Inland Revenue has put on hold plans to tax the historic pension earnings of thousands of British citizens who migrated to this country.

The decision comes after those affected by IRD's interpretation of a 2006 law had been ringing tax advisers in tears at the prospect of tens of thousands of their retirement savings dollars being gobbled up in tax.

Tax adviser Terry Baucher said IRD's plans involved taxing the growth in pension funds transferred to this country. "The IRD was saying for people who transferred their pensions to New Zealand, in some circumstances the entire growth over the time they were contributing was taxable."

That meant people would effectively have had to pay a form of capital-gains tax on all the growth the fund had returned since they started making contributions, even if they had not been a resident of New Zealand for most of that time. "Even for someone who had been chipping in for 20 years prior to moving to New Zealand ... IRD were saying the entire growth was taxable."


IRD has now put the plans on hold, reviewing its interpretation of the law. Baucher expects to hear a result early in the new year.

An IRD spokesman said: "Ministers have agreed to review the current law with respect to foreign pensions and foreign pension schemes. This review creates an uncertainty as to what the law will be.

"At this stage, and on that basis, the Commissioner of Inland Revenue has determined that the current compliance activity in respect of foreign pensions/pension schemes should be put on hold until the outcome of the policy review becomes clearer."

UK pension schemes were not exempt from the Foreign Investment Fund (FIF) regime in New Zealand as of April 6, 2006, because from that date the UK made it easier to transfer UK pensions to a New Zealand scheme such as KiwiSaver. Once in a New Zealand scheme, the fund would be taxed like that of a New Zealand citizen's. But under current interpretations,, British savers would have been hit with a bill for the entire time they had been saving.

Baucher said it was alarming that the IRD took five years to identify the potential tax issues. "When we have a self-assessment system and the IRD is not providing guidance on areas like this, it's not good practice to put up red flags five years down the track.

"It's difficult to say how many people will be affected but there are significant numbers of pension transfers."

BAUCHER HAD one client who had £300,000 in growth in his account, which would have to be taxed at the rate that was relevant at the time, in this case 39 per cent.

"We've got people facing £50,000, £60,000 or £70,000 in tax charges and interest, plus, potentially, penalties.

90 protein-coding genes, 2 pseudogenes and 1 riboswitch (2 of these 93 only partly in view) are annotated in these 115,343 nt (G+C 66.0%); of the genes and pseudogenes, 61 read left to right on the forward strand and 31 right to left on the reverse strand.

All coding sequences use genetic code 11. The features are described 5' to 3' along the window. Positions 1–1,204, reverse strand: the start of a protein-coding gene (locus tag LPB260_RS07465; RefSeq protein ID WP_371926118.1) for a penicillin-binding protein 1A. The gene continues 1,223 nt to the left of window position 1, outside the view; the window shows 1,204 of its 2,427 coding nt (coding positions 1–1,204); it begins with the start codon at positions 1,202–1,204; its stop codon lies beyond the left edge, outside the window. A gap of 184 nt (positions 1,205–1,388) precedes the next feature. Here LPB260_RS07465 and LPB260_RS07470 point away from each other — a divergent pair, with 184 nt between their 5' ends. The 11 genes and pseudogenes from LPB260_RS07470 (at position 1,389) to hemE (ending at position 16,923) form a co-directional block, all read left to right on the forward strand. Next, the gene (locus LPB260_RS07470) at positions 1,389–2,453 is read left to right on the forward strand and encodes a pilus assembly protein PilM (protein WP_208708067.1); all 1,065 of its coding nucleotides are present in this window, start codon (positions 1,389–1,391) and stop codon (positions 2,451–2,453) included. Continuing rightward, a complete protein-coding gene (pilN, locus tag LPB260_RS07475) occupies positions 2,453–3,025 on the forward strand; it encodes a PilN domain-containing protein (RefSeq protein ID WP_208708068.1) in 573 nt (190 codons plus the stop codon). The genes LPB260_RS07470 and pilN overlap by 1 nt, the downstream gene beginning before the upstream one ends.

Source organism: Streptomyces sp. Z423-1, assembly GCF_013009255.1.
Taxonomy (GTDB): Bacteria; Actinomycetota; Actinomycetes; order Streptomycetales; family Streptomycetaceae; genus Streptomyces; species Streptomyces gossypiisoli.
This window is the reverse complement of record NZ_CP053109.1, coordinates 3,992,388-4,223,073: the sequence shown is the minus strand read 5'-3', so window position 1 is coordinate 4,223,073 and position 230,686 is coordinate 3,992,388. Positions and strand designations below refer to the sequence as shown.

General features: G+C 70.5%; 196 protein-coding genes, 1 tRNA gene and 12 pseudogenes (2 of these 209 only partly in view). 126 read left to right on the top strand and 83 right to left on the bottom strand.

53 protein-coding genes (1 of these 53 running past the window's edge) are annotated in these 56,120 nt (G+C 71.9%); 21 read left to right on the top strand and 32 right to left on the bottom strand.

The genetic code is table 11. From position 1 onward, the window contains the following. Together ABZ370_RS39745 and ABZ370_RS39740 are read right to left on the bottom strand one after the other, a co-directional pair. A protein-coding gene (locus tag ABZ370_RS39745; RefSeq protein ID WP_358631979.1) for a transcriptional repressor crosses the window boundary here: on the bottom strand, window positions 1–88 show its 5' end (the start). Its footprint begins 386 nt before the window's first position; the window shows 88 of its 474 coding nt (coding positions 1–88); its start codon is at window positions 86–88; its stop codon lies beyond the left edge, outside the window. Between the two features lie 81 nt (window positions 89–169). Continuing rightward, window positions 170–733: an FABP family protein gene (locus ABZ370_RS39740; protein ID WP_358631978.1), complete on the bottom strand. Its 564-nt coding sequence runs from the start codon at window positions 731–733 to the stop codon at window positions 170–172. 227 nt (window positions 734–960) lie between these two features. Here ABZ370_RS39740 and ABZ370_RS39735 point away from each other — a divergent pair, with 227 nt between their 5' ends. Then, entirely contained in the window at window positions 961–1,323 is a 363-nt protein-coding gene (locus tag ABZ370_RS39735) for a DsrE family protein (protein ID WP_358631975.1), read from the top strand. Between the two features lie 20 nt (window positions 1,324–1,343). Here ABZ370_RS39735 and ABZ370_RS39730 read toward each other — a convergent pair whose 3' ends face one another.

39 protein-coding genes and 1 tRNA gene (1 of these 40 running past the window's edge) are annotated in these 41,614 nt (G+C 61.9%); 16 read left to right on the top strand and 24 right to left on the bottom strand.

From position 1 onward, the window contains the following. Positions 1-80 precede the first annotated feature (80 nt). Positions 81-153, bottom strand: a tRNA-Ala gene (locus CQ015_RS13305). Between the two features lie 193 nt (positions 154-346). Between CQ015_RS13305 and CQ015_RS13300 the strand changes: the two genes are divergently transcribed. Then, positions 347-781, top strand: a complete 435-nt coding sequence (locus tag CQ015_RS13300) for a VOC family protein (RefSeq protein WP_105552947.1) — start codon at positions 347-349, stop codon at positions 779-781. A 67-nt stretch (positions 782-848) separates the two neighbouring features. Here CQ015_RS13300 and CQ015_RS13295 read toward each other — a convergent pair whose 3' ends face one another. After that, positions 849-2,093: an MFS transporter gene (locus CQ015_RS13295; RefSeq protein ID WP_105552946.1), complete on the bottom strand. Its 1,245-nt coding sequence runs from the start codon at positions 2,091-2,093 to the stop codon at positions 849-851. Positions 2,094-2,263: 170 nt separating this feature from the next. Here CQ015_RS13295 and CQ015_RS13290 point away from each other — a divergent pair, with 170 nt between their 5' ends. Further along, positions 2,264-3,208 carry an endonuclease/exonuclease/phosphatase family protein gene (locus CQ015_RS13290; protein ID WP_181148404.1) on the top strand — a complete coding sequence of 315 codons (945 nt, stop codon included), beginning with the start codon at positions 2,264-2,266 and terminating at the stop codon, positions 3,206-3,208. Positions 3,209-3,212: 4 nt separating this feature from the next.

"I have had people talk to me and they are horrified. Imagine if you make a transfer you think is capital and are told that New Zealand is going to tax all growth, even what you put in before even contemplating moving to New Zealand."

Baucher said other countries had a capital-gains tax system where people who migrated were deemed to have acquired the funds at the current market value at the time they became resident, and paid tax on growth from that point on.

The other change the IRD has announced is that people living in this country have to pay a fair dividend rate of 5 per cent on their foreign pension funds until they transfer their investment to a New Zealand fund, because overseas pension schemes are no longer exempt from the FIF.

The 5 per cent fair-dividend rate is calculated on the opening value of the fund and then tax at 33 or 39 per cent is paid on that amount.

The situation is different from a New Zealander's KiwiSaver account, because the KiwiSaver fund pays the tax on accounts out of the fund - the saver does not have to delve into their own pocket to cover it.

But UK pension-holders would have to finance the tax themselves, while being unable to access the account.

Martin Riley, of Sterling Tax Services, said the IRD needed to realise it was a big decision to transfer a pension from the UK.

He said in some cases it would be unwise for people to move their pensions - if they were in a final salary scheme guaranteed by the government with annual increases to match inflation, or if they were not sure their future was in New Zealand.

"It seems unfair that the taxpayers would be taxed on the growth in the fund when they realistically had no access to it."

Baucher said most of the 20,000 British migrants who arrived in New Zealand every year would be affected in some way.

"If someone has come here and has been contributing for 40 years, they might have £1 million in a scheme locked up and have to pay 5 per cent tax on that per annum, even if they are not drawing from it."

Tony Brokenshire, director of GB Pensions, said the message for migrants was that those thinking about transferring their pensions should do it during the transition of residence period, when it was tax neutral.